Teenagers and group therapy - common characteristics
by S.Abate on April 3, 2014 - 3:53pm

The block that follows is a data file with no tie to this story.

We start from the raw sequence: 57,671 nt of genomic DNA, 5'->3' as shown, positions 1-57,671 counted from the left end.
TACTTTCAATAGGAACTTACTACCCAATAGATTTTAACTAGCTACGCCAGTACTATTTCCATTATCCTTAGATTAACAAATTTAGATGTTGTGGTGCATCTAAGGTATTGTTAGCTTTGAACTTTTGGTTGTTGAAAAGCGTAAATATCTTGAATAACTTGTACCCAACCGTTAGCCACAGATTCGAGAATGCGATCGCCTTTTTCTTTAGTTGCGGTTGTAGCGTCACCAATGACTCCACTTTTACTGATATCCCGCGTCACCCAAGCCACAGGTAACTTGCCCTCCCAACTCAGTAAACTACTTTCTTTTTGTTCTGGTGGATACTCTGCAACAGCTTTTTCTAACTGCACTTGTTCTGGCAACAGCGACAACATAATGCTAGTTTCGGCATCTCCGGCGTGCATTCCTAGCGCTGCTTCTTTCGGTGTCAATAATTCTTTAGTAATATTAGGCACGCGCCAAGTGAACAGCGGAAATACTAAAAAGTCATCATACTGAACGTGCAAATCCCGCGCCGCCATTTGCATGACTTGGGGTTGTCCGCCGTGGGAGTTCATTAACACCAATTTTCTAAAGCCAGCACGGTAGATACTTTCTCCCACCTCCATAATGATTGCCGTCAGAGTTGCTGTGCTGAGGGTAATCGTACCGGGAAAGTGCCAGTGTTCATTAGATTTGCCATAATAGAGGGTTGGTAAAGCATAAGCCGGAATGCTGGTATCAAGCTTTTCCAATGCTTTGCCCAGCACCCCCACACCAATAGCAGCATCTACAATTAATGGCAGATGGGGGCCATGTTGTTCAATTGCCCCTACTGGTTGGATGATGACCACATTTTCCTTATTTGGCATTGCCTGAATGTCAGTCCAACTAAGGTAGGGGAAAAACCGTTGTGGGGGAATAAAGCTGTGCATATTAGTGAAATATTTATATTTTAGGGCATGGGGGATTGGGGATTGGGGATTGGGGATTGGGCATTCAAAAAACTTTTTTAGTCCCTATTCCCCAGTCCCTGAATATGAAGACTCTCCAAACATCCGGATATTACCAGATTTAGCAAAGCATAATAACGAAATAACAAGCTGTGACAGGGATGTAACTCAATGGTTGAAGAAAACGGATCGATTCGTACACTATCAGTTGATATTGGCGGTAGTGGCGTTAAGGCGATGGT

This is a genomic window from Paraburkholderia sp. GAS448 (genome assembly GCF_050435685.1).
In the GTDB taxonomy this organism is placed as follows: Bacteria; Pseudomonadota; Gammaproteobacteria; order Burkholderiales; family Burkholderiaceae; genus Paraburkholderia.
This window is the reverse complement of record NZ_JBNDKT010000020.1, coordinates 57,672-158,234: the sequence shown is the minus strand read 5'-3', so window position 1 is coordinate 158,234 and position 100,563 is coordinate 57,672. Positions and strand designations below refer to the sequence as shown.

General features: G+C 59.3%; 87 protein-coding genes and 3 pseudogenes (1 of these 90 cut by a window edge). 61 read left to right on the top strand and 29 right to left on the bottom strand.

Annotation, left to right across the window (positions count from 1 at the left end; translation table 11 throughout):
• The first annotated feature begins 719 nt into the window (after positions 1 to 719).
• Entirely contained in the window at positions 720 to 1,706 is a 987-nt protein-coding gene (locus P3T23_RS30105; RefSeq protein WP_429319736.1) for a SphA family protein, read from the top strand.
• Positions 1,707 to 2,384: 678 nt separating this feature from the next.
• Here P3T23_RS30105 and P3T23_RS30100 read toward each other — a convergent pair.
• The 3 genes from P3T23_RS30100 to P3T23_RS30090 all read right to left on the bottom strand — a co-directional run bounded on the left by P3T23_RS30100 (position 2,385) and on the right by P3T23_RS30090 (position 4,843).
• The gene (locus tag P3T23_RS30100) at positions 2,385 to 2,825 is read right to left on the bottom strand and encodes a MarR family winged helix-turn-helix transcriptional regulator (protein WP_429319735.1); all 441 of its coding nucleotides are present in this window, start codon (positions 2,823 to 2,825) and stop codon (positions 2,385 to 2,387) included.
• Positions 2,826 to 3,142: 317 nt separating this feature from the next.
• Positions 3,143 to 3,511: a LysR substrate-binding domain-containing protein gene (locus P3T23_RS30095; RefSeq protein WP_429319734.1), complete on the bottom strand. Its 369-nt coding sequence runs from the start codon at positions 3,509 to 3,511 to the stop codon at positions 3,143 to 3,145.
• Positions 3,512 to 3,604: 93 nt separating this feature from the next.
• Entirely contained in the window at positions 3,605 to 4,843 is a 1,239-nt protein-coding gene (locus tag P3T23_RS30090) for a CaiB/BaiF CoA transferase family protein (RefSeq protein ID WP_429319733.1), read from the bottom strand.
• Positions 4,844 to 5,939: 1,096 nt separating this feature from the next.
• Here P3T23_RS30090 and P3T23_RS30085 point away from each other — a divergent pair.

This article speaks about a study where there was an investigation on certain characteristics that might enhance discouragement among young adults attending outpatient alcohol and drug group therapy. One goal in the study was to provide information for nurses and other professionals who work with teens who suffer from mental health disorders and substance abuse. An audit reviewed the files of 64 teenagers who attended a weekly alcohol and drug group therapy between the years of 2002 and 2004. Five characteristics were shown to have an impact on enhancing group retention which were: Māori and Pacific Island ethnicity, having past or current legal charges, youth drug court (YDC) involvement, having a diagnosis of cannabis dependence, and of conduct disorder. Just on its own, YDC involvement predicted treatment pretention. The results from this study expands the idea of enhancing treatment retention for “vulnerable and hard-to-engage” adolescent groups with more complicated treatment needs, and it brought light to the fact that the need for deeper investigation of the role of the YDC. In terms of a practice perspective, the results support group therapy as a more cost-effective treatment for helping teens with substance use issues and mental health issues, and also those with conduct disorder and YDC involvement.